Review: Empires

Published On December 13, 2012 | By James Bacon | Comics, Reviews

Empires Volume 1

Robert Rankin

Self-published, order details on Facebook

Robert Rankin, is better known for over thirty years of book writing and tales of far fetched fiction in a humorous and fantastical vein, but in the last year or so he has turned his hand to comic illustration and creation in between his books.

Perhaps one of the most all-rounded artists in the science fictional industry, this stretches back to his youth, having attended Ealing Art College. He illustrated a comic zine and a book about The Beatles’ song lyrics well before he was a prose author. His application for art was brought to the fore when he started doing covers for his own books in 1998 with Dance of the Voodoo Handbag, and soon his sculptures, which all bore direct relation to the stories therein, were not only adorning his novels from that stage, but his publishers, Corgi, were happy to allow him to redo the covers of most of his back catalogue as they were reprinted.  He changed publisher and moved into ink and marker as media of choice, and again started redoing covers as they became available for reprint.

Bill Geradts, a convention promoter from New Zealand commissioned the author to write and draw a comic, which would be coloured there, and made available electronically, attracting people to SF web pages of interest (with plenty of other goodies on the site to entice you too, bookmark it because you will be back for more).

Rankin reported that :”I have completed my comic book. 108 pages. It has taken me four months to write and draw it.” I wonder how many aspiring comic book creators would be able to do that sort of page rate. Yes, Rankin was being paid, but it’s still quite impressive.

When the whole comic had been published online, Rankin arranged for a limited edition hardback print version, in black and white for sale in the UK and, like many people working for the first time in a new field, he arranged this with a small press that people close to him set up.

Rankin’s character Lady Raygun has embarked on a series of steampunk adventures, creating a world where characters, historical, literary and comic of his own invention feature. This world has had an interesting alternative history twist. The War of the Worlds was indeed won, the Martians invaded, and thanks to catching earth based ailments, were defeated. In a reflection of recent scepticisms of the morals of those who go to war, the battle was taken to the Martians, in the way of loading the sickly and old into spaceships to fire at Mars, not the honourable battle that history has recorded.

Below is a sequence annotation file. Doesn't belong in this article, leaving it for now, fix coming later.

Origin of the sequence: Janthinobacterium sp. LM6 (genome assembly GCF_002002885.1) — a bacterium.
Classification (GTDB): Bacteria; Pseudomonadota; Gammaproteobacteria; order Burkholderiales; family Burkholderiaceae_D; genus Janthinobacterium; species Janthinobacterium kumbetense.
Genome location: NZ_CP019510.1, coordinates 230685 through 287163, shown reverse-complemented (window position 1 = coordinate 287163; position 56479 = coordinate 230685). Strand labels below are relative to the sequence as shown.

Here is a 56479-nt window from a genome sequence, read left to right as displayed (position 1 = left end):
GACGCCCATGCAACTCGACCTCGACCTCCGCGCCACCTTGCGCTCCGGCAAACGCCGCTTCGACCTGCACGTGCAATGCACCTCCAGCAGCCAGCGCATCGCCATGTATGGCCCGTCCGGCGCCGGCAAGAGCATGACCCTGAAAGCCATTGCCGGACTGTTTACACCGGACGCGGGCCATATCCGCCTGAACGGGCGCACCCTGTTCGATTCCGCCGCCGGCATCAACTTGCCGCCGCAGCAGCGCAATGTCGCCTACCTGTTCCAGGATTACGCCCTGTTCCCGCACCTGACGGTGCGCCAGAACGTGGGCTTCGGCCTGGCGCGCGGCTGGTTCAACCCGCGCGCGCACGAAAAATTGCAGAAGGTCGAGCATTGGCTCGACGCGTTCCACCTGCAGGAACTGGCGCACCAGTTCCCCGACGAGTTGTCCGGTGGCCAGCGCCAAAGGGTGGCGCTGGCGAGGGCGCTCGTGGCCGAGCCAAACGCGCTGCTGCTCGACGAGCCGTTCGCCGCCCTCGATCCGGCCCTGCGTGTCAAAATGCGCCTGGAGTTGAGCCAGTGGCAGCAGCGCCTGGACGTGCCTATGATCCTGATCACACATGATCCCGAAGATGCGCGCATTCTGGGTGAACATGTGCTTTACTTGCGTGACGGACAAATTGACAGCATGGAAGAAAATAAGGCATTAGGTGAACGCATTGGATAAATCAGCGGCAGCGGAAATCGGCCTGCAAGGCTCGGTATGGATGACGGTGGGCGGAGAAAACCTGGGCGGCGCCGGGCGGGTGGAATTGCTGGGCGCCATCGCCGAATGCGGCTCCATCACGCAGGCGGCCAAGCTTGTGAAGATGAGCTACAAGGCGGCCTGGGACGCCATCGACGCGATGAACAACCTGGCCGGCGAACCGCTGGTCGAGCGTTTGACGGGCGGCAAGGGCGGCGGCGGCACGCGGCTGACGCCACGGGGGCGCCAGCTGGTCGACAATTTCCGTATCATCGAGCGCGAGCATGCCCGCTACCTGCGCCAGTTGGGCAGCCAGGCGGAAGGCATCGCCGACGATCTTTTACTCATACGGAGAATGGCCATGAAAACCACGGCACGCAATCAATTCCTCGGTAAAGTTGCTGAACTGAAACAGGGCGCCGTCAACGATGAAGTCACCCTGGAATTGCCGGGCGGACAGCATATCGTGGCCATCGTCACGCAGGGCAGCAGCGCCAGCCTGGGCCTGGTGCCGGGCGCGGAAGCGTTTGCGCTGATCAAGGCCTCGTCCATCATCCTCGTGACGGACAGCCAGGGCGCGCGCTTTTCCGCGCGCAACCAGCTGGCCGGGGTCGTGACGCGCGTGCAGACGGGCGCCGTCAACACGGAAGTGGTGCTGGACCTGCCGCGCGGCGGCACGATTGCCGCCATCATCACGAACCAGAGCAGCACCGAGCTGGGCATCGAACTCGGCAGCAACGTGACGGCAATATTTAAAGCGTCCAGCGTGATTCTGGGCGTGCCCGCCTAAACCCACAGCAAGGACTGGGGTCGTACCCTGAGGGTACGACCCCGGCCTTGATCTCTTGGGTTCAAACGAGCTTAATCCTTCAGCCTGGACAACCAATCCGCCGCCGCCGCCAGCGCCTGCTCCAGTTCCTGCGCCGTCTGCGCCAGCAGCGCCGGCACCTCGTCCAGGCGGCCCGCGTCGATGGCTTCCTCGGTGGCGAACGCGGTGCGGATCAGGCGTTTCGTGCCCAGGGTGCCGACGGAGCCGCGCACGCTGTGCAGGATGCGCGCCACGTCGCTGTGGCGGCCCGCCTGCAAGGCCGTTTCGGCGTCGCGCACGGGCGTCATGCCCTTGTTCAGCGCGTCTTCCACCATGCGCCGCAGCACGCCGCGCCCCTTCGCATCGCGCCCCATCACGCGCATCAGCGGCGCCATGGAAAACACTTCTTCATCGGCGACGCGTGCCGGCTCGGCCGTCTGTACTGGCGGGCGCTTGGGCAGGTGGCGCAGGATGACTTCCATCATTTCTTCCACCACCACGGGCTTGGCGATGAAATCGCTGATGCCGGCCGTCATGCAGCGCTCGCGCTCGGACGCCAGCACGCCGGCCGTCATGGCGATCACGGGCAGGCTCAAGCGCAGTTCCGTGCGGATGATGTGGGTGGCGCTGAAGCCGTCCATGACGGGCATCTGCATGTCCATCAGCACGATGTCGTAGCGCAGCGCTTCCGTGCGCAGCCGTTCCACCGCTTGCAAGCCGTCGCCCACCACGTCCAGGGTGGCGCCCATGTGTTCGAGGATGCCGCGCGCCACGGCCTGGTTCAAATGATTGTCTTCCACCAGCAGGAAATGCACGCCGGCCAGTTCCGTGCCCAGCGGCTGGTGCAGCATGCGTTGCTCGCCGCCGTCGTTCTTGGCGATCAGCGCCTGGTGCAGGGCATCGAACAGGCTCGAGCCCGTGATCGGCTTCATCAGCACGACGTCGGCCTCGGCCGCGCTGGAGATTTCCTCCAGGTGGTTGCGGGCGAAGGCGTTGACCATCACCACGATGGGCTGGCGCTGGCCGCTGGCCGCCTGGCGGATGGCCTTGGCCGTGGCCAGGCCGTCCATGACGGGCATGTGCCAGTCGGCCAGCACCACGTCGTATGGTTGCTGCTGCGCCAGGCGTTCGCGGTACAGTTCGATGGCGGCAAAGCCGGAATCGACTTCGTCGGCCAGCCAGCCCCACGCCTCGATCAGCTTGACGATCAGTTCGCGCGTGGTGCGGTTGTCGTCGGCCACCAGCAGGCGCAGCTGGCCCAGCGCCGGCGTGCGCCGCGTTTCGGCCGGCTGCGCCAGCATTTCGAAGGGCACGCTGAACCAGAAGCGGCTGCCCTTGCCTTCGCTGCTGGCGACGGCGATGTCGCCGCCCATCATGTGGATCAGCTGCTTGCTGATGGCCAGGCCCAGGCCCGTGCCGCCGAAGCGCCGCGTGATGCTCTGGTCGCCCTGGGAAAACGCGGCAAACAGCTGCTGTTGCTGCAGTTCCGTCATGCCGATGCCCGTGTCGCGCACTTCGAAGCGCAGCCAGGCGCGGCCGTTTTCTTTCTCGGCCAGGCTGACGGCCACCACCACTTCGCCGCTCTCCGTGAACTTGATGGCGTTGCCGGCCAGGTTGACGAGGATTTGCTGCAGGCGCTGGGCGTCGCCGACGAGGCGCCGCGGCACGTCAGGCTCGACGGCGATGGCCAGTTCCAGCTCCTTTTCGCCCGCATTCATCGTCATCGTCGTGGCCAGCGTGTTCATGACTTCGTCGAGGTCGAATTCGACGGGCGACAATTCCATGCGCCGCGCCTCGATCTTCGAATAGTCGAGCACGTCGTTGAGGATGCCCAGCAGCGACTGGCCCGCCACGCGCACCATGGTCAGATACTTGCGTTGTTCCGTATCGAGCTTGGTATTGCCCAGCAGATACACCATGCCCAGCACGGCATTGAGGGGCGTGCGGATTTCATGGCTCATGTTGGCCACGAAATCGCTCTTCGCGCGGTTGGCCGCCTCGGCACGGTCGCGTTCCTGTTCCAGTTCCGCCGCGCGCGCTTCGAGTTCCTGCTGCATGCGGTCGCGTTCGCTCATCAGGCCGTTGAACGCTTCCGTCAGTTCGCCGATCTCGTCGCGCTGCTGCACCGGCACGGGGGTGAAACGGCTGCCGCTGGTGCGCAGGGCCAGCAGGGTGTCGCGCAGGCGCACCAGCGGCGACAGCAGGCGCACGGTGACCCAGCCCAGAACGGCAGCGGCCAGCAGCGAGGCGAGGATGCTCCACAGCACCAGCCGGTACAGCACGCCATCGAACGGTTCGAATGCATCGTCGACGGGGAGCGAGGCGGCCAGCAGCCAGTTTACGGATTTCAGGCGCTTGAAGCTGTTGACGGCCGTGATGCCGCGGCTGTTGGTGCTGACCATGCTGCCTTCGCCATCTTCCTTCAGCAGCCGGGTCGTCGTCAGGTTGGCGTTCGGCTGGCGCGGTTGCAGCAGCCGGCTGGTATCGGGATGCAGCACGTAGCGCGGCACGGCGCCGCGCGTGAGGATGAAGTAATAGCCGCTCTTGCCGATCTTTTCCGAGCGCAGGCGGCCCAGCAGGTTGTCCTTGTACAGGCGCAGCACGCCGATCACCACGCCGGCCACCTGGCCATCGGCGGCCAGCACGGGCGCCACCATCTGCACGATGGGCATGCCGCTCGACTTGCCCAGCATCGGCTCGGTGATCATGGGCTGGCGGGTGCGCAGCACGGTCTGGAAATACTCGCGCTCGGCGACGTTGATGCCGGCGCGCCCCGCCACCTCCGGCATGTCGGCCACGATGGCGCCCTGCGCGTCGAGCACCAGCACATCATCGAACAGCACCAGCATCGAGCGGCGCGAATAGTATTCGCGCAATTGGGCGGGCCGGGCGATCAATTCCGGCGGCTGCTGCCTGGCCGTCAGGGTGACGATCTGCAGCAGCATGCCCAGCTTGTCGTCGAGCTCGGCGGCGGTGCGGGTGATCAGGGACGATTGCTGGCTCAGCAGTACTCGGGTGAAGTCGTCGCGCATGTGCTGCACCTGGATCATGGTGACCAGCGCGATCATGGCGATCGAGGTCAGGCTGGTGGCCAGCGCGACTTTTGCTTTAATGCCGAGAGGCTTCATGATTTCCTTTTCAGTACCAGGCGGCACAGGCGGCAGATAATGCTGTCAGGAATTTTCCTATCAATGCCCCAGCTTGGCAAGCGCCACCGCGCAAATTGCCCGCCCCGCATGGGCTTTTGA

Mr Tesla and Mr Babbage under the authority of a young Winston Churchill have back-engineered Martian technology and now, Queen Victoria is empress of India and Mars, and Britain is a super power in the solar system, populated as it is with a wide variety of beings.

In this world we meet Robert Rankin’s grandfather, who goes on to tell us four vignettes, linked adventures of Lady Raygun, which he knew of. Lady Raygun, who battles four foes, all named Jack is an enigma for the duration of the comic, while Murder, Magic, Robots and Madness are at hand, humour and absurdity abound.

It’s easy to read, gentle on the brain, but there is a level of underlying reflection on modern days that can be slightly haunting. The warmongering machinery of government is brought to the fore, not only with the imperialist nature of Britain, but how they deal with crisis at home, over reacting, over zealous and brutally crushing when it is not needed.

Rankin has an odd ability to make everything seem light, yet this simple comic makes one think a little, questioning people’s faith and beliefs in magic, or charlatanism. Should we mock a belief in magic, when our current government funds sugar pills, or how we seem fascinated with Jack The Ripper, yet parts of Britain seem under a malaise of murder and mayhem. It’s easy to laugh at the conflict between Tesla and Churchill, about how to deal with a robot attack and then later how government calms parliament by stating ‘Scotland yard are on the case’ when they are portrayed in the next panel, bemused.

Rankin is a fun read, but like many of his books, there is a layer beneath the story, as he makes observations on what is around him, and this percolates down through into his work.

For someone having a go at their first comic this is very impressive. He recently stated in a bar, that he was indeed in many ways learning as he goes, and this is perhaps in relation to the technical elements of comic book story telling. There is something different about the story, other artists may have increased the panels per page, but then there is such intricate detail about the artwork that occasionally belies more, whether it be the images hidden on his grandfather’s tie or the brand on the side of an iron, that the reader can find.

You can find bargains, and you can get comics cheap now, at fairs and the like, but you do not get much for fifteen quid, and when this comic turned up I was indeed impressed with the production values. The cover features Lady Raygun, it is a sturdy purple hard back, with very nice end papers, and the paper is glossy and to a high quality, the comic as a whole feeling slick and indeed to quite a high professional calibre.

Details of how to get this comic are, like many self-published works, is via Facebook.

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About The Author

James Bacon
James Bacon is a train Driver working in London but originally from Dublin. He also loves comics, theatre, history and books, runs conventions, writes about these activities and has edited a Hugo-winning Fanzine.

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